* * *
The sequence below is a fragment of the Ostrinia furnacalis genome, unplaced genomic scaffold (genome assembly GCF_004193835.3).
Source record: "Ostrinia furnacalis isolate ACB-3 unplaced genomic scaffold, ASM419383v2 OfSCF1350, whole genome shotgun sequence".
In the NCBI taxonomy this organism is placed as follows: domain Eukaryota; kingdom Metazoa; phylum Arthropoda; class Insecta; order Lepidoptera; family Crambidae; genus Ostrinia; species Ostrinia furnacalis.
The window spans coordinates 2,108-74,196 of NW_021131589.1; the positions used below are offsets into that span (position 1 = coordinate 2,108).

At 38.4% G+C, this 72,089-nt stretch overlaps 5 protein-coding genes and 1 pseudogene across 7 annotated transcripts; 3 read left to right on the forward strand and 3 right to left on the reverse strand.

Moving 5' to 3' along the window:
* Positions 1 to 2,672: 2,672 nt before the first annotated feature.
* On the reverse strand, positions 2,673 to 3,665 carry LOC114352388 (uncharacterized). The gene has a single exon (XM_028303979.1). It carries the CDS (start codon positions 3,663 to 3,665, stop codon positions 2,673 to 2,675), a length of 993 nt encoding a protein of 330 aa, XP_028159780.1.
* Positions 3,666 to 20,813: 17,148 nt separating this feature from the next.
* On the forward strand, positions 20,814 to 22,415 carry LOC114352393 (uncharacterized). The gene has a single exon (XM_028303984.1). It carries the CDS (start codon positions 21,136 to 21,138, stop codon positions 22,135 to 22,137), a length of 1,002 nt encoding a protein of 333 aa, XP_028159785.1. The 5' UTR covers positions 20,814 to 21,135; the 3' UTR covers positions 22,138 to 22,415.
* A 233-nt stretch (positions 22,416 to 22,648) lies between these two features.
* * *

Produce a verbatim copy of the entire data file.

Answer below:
The sequence below is a fragment of the Ostrinia furnacalis genome, unplaced genomic scaffold (genome assembly GCF_004193835.3).
Source record: "Ostrinia furnacalis isolate ACB-3 unplaced genomic scaffold, ASM419383v2 OfSCF1350, whole genome shotgun sequence".
In the NCBI taxonomy this organism is placed as follows: domain Eukaryota; kingdom Metazoa; phylum Arthropoda; class Insecta; order Lepidoptera; family Crambidae; genus Ostrinia; species Ostrinia furnacalis.
The window spans coordinates 2,108-74,196 of NW_021131589.1; the positions used below are offsets into that span (position 1 = coordinate 2,108).

At 38.4% G+C, this 72,089-nt stretch overlaps 5 protein-coding genes and 1 pseudogene across 7 annotated transcripts; 3 read left to right on the forward strand and 3 right to left on the reverse strand.

Moving 5' to 3' along the window:
* Positions 1 to 2,672: 2,672 nt before the first annotated feature.
* On the reverse strand, positions 2,673 to 3,665 carry LOC114352388 (uncharacterized). The gene has a single exon (XM_028303979.1). It carries the CDS (start codon positions 3,663 to 3,665, stop codon positions 2,673 to 2,675), a length of 993 nt encoding a protein of 330 aa, XP_028159780.1.
* Positions 3,666 to 20,813: 17,148 nt separating this feature from the next.
* On the forward strand, positions 20,814 to 22,415 carry LOC114352393 (uncharacterized). The gene has a single exon (XM_028303984.1). It carries the CDS (start codon positions 21,136 to 21,138, stop codon positions 22,135 to 22,137), a length of 1,002 nt encoding a protein of 333 aa, XP_028159785.1. The 5' UTR covers positions 20,814 to 21,135; the 3' UTR covers positions 22,138 to 22,415.
* A 233-nt stretch (positions 22,416 to 22,648) lies between these two features.